The Detritus of Brood Rearing: Reduce, Reuse, Recycle
Raising a batch of brood requires a treasure trove of resources and generates a heap of waste. Some folks have estimated that a honey bee larva increases in weight up to 1,500 times during the five-and-a-half-day period from hatching to spinning a cocoon.1 If you had an eight-pound newborn growing at the same rate, it would weigh 12,000 pounds at the end of the five-and-a-half days. Imagine the food. Imagine the diapers. Multiply by thousands.
When you think about the throughput—food in, feces out—you begin to wonder where it all goes. Then there are the eggs, the cocoons, and the brood cappings. Where do they go? And why doesn’t a brood frame smell like a cesspool and look like a dump? In truth, a marvel of biology and waste management is required to make the system the work.
I began to think about waste management recently when a beekeeper asked, “What happens to the egg shells?” I immediately remembered the restaurant where I worked as a student. The breakfast cooks cracked eggs and stacked the shells, nestled one inside the other, until they towered two feet above the counter, all glossy and stinky with that peculiar empty-eggshell aroma. I can still smell those sticky turrets.
But honey bee eggs don’t have shells like chicken eggs do. Instead of a hard casing, the eggs of most bees are soft and pliable. They are covered with a membranous, translucent, and flexible material called chorion. Although we say bee eggs “hatch,” the chorion doesn’t rupture in the usual sense. Instead, the chorion dissolves and is absorbed by the larva as it grows.2
Compared to other species, honey bees have very small eggs. Bees that lay one egg on a pollen ball tend to have large eggs, whereas social species that lay many eggs and feed the larvae continually have tiny eggs. The fate of the nursery is also relevant. Species that reuse the nursery, such as honey bees, are more likely to reabsorb the eggs completely, while bees that abandon the nest are more apt to leave the “shells” behind.3
Fun Facts about Feces
Think about a honey bee larva. It floats luxuriantly in a pool of brood food that is continually replenished by the nurse bees. To achieve the rate of growth that honey bee larvae experience, they need to be fed constantly. In fact, honey bee larvae are fed hundreds of times per day. With all that eating going on, why isn’t their brood food contaminated with their own feces? It’s not like they leave their cells to use the facilities, so what gives?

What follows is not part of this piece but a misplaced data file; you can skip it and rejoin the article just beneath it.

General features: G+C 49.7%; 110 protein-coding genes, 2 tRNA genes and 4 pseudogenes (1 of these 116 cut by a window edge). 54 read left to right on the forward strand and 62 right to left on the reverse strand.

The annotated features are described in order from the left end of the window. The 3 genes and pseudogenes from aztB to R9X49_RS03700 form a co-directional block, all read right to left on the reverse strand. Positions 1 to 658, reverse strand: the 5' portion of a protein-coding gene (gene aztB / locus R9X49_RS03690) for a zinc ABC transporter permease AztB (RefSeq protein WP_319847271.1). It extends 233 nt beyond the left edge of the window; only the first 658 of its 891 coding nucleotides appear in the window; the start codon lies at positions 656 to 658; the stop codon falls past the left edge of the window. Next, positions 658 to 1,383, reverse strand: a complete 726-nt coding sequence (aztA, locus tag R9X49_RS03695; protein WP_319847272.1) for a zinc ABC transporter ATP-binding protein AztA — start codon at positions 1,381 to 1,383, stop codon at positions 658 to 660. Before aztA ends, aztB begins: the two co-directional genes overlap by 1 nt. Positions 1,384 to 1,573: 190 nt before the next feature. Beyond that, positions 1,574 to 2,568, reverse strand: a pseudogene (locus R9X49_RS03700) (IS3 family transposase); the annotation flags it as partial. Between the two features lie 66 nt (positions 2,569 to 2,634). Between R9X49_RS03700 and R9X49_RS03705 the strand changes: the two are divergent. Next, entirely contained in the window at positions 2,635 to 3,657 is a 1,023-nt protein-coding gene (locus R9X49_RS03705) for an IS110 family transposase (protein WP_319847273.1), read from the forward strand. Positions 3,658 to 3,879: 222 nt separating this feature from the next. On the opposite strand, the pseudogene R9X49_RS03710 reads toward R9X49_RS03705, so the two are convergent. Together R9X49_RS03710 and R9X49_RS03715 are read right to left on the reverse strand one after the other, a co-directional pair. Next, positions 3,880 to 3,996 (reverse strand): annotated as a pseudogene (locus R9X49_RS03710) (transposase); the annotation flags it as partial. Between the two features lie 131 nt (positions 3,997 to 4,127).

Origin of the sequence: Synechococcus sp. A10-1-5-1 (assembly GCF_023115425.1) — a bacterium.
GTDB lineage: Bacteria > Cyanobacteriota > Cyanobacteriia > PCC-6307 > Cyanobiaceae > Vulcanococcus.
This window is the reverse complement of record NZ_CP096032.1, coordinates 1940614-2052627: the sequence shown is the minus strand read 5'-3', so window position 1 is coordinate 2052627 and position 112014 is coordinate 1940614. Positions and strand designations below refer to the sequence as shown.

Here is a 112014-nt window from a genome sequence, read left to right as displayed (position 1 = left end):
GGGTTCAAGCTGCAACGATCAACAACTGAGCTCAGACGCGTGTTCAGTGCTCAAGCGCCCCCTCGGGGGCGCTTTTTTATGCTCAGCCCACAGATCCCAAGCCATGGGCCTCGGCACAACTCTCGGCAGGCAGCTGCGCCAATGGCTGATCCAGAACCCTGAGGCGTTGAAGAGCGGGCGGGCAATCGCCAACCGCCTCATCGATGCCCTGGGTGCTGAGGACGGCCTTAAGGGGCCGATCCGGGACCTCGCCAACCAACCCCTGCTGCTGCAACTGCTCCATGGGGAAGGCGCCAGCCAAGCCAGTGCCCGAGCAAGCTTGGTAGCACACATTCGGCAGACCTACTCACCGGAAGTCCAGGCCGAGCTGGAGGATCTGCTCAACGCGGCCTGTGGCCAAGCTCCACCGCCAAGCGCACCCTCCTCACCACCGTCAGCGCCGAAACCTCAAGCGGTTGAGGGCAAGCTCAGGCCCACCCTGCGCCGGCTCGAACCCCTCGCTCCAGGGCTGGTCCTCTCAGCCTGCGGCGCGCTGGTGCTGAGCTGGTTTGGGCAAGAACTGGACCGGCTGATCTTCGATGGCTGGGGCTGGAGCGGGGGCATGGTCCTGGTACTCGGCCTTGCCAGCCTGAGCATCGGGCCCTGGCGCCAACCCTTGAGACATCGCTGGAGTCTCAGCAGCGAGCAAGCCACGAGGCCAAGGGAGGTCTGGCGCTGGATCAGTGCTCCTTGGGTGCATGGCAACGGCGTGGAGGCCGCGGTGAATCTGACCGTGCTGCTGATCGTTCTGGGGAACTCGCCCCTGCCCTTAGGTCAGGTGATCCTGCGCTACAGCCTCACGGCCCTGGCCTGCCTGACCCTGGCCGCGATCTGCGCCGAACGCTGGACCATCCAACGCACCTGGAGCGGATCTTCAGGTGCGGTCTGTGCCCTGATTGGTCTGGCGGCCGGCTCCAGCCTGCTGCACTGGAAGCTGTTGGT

The system used to control fecal deposition in the nest is similar in nearly all bee species, whether they live in a social community or in a solitary cavity. Basically, the reason they don’t deposit excrement in their food is they can’t. When bees are in the early larval stages, the front part of the digestive system—the part that eats—is not connected to the back half of the system—the part that excretes.4 With such a failsafe system, mistakes don’t happen.
Connecting the Parts
It works like this. You can imagine the digestive system as a series of tubes, each connected on one or both ends. In adults, the bee ingests food into its mouth and then the food proceeds through the alimentary canal to the midgut where most digestion and nutrient absorption takes place. From there, the waste travels to the hindgut where it collects before being excreted.5 In larvae, however, the connection between the midgut and the hindgut is missing. There is no connection whatsoever, so the waste accumulates in the midgut.
The two sections of the gut are not connected until just before the first cocoon is spun. In other words, the larva has finished eating and is about to enter the pupal stage in which no eating occurs. As soon as the attachment is made, the waste travels the rest of the way through the ….